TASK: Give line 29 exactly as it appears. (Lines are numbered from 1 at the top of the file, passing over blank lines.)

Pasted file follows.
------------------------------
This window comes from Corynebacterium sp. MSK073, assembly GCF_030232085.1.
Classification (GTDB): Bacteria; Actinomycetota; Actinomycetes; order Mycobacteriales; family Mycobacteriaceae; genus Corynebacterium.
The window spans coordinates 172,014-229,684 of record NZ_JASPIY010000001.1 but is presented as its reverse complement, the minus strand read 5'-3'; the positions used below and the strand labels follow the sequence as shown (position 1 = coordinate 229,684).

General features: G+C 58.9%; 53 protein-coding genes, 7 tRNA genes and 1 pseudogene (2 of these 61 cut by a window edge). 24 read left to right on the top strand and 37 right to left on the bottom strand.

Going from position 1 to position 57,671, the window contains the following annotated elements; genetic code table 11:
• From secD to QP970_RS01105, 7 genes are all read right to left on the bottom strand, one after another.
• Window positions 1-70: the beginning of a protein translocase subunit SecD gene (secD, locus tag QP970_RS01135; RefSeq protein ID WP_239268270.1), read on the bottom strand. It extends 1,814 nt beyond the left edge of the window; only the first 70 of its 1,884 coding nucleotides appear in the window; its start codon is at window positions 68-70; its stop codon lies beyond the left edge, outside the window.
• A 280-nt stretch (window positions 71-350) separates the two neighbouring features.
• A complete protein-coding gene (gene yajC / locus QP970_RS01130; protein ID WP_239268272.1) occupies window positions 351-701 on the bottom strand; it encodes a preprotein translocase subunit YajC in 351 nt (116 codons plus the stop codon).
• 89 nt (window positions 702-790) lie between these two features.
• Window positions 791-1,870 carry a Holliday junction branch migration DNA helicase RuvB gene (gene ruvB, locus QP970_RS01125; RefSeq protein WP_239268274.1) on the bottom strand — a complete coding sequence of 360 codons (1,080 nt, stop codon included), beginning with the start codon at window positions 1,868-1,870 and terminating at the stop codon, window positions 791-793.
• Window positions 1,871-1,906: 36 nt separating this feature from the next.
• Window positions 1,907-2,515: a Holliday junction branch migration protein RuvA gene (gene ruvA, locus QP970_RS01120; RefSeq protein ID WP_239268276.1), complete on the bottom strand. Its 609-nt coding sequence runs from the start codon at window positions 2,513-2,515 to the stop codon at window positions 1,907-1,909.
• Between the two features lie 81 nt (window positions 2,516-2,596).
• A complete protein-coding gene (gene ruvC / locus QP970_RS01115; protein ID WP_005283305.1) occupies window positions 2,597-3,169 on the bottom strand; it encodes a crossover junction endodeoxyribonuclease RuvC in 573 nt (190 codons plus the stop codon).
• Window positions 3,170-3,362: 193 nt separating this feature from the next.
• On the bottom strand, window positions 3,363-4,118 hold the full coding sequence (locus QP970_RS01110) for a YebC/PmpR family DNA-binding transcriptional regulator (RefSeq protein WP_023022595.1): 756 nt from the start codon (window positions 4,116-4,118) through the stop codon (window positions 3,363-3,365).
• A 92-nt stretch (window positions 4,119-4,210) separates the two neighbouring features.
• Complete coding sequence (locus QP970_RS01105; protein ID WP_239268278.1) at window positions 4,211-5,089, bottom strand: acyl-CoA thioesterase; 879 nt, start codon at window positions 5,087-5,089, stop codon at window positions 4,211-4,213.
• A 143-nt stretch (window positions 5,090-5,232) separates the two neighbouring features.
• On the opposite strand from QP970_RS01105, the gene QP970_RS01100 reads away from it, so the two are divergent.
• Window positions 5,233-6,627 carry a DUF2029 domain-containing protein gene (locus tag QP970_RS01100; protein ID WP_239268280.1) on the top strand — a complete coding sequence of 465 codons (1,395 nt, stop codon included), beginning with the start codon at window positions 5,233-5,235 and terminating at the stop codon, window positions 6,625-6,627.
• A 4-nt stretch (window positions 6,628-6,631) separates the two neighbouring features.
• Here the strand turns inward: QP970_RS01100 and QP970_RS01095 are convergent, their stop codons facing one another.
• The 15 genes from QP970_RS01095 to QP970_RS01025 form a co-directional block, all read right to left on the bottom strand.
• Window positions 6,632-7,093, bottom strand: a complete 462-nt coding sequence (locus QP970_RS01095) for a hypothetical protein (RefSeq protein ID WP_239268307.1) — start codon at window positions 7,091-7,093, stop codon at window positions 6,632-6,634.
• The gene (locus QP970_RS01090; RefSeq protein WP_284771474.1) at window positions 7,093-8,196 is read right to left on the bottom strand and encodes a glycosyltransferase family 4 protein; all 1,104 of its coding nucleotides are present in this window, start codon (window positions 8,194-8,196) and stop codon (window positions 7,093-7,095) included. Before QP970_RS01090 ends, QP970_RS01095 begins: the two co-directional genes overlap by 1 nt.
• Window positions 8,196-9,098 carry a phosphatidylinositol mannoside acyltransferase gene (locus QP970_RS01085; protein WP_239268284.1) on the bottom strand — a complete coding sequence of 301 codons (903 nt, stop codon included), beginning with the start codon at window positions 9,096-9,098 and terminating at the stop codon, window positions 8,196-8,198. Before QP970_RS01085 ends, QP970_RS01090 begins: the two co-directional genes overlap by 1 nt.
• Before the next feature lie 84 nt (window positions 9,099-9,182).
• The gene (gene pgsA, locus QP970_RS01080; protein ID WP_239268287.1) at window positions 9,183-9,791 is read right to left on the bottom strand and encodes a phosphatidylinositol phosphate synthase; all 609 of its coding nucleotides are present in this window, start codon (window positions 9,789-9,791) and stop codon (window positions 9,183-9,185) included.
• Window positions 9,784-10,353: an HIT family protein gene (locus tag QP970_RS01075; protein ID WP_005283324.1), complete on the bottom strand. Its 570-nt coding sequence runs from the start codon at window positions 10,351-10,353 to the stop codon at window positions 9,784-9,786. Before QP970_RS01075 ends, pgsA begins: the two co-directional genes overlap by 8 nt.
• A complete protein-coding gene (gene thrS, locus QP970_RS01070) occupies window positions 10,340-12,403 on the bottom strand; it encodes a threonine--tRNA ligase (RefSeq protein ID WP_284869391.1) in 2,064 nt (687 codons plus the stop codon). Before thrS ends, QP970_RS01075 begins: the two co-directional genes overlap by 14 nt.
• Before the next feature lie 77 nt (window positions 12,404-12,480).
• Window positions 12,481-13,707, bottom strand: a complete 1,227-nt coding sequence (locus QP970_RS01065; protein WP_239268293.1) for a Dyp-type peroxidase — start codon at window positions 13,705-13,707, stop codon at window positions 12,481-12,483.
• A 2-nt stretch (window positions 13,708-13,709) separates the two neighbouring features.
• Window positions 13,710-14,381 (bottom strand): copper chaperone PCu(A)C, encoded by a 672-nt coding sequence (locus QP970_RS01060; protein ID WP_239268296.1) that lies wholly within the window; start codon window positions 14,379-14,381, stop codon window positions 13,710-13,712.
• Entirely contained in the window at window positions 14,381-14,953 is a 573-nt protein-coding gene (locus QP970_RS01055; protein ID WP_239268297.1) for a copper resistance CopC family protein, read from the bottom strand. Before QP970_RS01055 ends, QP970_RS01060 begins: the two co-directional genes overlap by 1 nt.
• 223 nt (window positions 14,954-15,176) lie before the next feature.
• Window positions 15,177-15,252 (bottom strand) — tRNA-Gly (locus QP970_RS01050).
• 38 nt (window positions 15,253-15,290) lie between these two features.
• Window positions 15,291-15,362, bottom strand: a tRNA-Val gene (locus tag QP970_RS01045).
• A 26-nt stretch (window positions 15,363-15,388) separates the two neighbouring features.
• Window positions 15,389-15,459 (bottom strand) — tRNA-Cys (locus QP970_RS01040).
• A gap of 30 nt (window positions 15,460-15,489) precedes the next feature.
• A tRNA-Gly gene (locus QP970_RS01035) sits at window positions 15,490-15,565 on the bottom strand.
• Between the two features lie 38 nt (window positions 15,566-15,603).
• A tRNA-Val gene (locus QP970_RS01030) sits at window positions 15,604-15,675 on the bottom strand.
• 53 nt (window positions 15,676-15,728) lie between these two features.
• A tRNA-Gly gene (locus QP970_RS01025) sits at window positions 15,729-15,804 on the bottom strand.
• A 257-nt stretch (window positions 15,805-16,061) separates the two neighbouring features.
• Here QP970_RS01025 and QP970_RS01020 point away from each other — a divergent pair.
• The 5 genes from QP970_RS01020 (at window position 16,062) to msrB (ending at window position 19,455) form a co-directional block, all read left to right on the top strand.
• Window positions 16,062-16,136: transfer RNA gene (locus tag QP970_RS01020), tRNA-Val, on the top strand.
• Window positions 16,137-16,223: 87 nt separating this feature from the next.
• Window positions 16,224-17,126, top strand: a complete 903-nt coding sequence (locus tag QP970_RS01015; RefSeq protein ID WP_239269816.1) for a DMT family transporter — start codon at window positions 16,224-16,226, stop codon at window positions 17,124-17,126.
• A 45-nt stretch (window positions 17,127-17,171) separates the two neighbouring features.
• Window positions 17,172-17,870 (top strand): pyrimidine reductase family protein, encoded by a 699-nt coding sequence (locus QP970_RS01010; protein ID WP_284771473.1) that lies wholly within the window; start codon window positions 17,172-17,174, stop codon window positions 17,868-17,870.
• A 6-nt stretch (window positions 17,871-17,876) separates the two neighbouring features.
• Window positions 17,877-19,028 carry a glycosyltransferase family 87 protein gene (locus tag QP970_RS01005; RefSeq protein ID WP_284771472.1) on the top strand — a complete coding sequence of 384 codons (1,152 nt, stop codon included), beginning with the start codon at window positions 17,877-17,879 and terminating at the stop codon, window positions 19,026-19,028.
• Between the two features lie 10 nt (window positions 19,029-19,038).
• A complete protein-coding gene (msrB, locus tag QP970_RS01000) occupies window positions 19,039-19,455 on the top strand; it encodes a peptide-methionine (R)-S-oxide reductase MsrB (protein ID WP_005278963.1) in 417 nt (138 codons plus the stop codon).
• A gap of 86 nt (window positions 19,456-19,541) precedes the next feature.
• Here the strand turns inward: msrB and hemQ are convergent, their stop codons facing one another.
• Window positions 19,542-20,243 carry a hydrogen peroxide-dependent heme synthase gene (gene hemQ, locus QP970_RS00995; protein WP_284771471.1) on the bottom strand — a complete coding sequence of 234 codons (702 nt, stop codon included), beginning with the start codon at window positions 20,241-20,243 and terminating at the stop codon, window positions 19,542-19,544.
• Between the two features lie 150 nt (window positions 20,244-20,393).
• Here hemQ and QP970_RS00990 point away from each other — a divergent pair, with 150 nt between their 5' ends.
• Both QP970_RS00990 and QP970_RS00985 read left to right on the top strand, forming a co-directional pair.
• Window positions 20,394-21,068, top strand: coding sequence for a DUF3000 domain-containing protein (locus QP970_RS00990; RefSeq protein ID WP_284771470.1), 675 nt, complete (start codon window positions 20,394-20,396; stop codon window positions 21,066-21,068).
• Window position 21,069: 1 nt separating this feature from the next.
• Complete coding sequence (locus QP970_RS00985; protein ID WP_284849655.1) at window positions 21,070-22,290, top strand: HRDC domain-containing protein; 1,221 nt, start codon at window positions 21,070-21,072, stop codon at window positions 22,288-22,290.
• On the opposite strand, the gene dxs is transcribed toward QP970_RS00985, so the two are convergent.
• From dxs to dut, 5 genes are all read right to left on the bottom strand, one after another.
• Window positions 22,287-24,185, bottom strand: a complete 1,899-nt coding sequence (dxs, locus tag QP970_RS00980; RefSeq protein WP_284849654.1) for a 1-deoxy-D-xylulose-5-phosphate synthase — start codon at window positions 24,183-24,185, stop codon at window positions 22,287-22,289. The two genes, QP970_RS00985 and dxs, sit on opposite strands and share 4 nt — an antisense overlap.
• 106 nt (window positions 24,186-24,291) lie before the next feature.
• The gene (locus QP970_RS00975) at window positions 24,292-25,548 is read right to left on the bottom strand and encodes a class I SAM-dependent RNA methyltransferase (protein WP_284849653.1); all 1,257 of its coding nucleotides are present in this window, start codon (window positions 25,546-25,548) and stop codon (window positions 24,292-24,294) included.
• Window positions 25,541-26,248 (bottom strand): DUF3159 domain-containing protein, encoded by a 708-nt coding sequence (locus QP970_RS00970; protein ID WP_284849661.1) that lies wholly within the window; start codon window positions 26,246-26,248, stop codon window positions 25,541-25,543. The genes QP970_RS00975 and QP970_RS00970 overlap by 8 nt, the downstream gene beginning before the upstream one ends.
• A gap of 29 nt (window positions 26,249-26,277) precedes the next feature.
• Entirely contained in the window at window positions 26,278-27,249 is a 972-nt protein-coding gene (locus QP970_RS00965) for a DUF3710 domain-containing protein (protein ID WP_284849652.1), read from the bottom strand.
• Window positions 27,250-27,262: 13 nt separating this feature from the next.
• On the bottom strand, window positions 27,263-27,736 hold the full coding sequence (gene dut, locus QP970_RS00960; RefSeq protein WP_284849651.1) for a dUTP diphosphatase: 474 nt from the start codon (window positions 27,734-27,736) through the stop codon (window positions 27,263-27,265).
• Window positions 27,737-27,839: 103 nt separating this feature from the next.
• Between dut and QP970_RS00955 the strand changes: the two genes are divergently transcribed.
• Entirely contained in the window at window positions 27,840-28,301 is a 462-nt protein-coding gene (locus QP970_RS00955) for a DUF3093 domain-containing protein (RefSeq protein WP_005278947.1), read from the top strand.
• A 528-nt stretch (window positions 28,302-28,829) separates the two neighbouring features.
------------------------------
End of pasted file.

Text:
• Before the next feature lie 84 nt (window positions 9,099-9,182).